Across the bridge you immediately dive back into the depths of the rainforest. Another small stream keeps you company on your right and this waterway leads to your destination. Walking in May (and June), it is an opportunity to glimpse the array of fungi forcing their way through the undergrowth and protruding from the sides of fallen trees. The colours are confounding amongst the green and brown of the forest; bright red, purple, yellow and orange. Some stand alone and proud while others clump together forming a regiment preparing to do battle with the wintry elements.
The last stretch of the walk weaves its way between huge tree ferns, over some uneven slippery ground, and opens up to the viewing platform at the edge of the falls. Fern fronds and tree branches crowd in around the spilling water making it a difficult waterfall to photograph. Here alone though it is more than just seeing; breathing in the revitalising rainforest air, the sounds of the forest from water, wind and wildlife, give you a time of quietude that cannot be taken for granted. I am very fortunate to be living in Tasmania and to have such ease of access to these remarkable environments.
Most of the animal life within the forest, at the sound of human footsteps, swiftly disappear. Leeches are an exception. There are several species here in Tasmania and there are plenty in residence along the track eager for a close encounter. Making my way back I often stopped, stooping low to take a photo of fungi. Before too long I noticed a small black sucker hellbent on attaching itself to me. I do not know how their senses work but without eyes or apparent nose they hone in on you with surgical precision! This one though did not get a piece of me.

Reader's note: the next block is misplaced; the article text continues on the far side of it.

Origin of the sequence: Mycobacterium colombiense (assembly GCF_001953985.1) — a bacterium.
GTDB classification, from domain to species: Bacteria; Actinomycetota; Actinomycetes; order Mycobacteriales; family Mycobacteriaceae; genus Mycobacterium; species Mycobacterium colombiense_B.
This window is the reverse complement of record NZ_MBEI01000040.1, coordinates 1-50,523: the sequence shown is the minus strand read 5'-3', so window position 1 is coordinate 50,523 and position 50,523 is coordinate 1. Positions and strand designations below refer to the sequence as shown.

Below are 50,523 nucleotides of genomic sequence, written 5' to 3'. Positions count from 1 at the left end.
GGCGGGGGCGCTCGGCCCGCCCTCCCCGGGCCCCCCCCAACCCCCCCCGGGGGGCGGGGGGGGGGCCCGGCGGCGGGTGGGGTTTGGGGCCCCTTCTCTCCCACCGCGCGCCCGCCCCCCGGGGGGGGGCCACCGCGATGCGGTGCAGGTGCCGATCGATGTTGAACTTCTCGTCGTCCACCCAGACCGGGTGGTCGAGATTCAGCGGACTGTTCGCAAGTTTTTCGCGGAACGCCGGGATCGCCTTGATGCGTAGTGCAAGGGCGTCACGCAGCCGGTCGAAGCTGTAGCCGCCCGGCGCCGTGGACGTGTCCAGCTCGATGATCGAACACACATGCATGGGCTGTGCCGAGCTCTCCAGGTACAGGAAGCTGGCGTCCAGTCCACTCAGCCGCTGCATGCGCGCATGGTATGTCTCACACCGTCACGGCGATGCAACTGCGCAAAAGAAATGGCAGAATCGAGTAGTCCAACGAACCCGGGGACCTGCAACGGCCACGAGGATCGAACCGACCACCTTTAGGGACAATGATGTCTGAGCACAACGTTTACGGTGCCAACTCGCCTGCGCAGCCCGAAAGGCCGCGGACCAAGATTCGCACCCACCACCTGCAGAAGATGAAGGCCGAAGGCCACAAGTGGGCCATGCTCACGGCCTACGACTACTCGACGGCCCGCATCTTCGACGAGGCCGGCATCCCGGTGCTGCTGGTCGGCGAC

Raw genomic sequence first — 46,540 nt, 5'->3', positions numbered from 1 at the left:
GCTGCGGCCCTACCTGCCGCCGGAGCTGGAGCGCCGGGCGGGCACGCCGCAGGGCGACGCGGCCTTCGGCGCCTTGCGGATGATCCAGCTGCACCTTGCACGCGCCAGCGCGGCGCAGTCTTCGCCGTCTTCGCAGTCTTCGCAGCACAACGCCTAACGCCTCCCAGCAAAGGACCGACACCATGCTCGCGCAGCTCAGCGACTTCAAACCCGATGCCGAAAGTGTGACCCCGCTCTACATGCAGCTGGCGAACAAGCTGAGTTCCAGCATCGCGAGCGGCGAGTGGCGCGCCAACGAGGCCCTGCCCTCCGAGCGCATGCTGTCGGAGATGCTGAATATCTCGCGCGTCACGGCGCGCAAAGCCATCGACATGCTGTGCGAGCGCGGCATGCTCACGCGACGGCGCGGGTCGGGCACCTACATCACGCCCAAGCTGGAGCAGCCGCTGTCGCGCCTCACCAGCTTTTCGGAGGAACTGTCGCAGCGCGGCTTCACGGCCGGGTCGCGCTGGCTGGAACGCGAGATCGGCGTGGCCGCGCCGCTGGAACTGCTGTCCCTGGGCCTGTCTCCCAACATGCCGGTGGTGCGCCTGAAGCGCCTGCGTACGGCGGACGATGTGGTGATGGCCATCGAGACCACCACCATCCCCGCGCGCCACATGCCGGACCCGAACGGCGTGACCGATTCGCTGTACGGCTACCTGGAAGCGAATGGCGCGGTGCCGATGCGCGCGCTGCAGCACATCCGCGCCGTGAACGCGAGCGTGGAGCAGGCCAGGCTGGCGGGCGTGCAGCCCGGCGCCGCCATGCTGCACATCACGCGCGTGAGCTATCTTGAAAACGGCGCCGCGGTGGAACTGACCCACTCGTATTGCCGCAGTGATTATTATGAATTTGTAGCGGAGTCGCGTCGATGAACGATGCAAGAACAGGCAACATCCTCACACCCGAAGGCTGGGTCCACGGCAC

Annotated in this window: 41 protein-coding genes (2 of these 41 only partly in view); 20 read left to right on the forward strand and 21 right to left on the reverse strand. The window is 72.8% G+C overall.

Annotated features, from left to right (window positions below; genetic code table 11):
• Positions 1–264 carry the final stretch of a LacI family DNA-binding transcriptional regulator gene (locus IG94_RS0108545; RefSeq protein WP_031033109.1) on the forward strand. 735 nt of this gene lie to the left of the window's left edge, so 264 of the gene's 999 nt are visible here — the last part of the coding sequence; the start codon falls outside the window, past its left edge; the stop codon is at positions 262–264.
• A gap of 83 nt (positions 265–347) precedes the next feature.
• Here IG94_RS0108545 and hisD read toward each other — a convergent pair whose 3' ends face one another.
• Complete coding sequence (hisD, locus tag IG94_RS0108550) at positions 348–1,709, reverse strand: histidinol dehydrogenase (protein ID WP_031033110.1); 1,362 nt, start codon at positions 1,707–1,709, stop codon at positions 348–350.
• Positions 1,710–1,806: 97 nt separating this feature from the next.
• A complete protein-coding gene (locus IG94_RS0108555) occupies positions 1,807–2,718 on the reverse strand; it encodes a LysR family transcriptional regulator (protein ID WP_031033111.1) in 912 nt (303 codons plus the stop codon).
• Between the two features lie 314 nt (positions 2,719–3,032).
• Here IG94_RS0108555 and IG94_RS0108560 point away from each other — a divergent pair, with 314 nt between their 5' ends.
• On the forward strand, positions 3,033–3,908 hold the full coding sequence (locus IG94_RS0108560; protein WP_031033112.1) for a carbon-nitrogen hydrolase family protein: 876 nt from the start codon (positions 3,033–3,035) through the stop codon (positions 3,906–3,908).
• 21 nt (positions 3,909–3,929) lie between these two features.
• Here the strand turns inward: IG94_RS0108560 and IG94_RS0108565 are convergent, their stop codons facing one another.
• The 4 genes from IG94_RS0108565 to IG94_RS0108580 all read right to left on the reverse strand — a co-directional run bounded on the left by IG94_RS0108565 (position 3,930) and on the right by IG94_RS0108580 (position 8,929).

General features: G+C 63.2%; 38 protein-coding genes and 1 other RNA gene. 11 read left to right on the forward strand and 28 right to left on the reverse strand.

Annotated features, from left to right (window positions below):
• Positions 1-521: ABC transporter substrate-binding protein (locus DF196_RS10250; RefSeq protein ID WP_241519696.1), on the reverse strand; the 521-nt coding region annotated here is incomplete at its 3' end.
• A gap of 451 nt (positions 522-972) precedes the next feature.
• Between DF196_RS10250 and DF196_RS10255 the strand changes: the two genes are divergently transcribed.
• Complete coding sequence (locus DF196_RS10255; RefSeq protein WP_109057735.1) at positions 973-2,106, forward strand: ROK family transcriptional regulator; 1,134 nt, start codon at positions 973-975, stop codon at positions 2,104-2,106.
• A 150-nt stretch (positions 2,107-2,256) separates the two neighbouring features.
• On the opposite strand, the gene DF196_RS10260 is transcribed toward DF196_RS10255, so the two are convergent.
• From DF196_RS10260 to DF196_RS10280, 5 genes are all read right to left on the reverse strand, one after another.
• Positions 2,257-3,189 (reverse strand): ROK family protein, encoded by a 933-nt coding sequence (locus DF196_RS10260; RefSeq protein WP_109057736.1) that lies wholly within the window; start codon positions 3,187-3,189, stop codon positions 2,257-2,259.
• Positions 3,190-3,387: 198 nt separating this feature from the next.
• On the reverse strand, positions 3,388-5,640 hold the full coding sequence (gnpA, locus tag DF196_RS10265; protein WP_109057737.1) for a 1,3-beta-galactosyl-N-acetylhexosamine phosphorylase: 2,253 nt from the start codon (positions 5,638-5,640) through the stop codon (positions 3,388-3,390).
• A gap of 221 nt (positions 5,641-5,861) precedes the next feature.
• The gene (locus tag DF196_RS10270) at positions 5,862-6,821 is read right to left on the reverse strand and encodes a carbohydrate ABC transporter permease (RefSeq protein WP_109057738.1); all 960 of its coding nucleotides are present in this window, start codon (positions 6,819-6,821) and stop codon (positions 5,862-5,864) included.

Of course I had been outsmarted, arriving back at the carpark I soon found two other leeches attached to my calf feverishly engorging themselves. I ended their feeding by plucking them off and flinging them back to their forest habitat. It was now time to return to my suburban habitat, refreshed and rejuvenated. On the journey home I found myself already planning my next exploration into the Great Western Tiers.
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Unfortunately between the time of walking the Westmorland Falls track and writing this blog northern Tasmania has experienced major winter flooding. Once again the track is closed due to water damage. Check the Parks and Wildlife Service closures and re-openings page for updates of all affected areas around the state. (UPDATE: March 2017 – Track is repaired and reopened)
Map and directions from Launceston. Stop in at the Chudleigh General Store for a bacon roll, coffee and some country hospitality before the walk. On the main street of Mole Creek the Mountain Huts Preservation Society have relocated Liena Hut for permanent display. It offers an insight into the lives of the ‘trappers’ who spent much of their time in the surrounding wilderness. Tulampanga (Alum Cliffs), between Chudleigh and Mole Creek, is a place of significance for Tasmanian Aborigines and the short walk provides an informative history of the area. For further information see Great Western Tiers Touring Route.